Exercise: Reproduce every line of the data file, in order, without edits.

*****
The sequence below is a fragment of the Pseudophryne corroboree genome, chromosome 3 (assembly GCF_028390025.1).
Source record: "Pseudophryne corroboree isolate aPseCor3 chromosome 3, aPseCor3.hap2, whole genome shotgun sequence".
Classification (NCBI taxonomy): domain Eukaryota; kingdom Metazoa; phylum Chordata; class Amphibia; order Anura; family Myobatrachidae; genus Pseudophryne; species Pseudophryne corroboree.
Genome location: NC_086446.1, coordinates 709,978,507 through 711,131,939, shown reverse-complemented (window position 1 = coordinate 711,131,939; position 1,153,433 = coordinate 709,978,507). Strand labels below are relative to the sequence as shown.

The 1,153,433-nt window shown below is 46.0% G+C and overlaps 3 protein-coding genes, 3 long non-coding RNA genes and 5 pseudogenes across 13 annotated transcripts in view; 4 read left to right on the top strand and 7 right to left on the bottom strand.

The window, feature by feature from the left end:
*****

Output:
The sequence below is a fragment of the Pseudophryne corroboree genome, chromosome 3 (assembly GCF_028390025.1).
Source record: "Pseudophryne corroboree isolate aPseCor3 chromosome 3, aPseCor3.hap2, whole genome shotgun sequence".
Classification (NCBI taxonomy): domain Eukaryota; kingdom Metazoa; phylum Chordata; class Amphibia; order Anura; family Myobatrachidae; genus Pseudophryne; species Pseudophryne corroboree.
Genome location: NC_086446.1, coordinates 709,978,507 through 711,131,939, shown reverse-complemented (window position 1 = coordinate 711,131,939; position 1,153,433 = coordinate 709,978,507). Strand labels below are relative to the sequence as shown.

The 1,153,433-nt window shown below is 46.0% G+C and overlaps 3 protein-coding genes, 3 long non-coding RNA genes and 5 pseudogenes across 13 annotated transcripts in view; 4 read left to right on the top strand and 7 right to left on the bottom strand.

The window, feature by feature from the left end: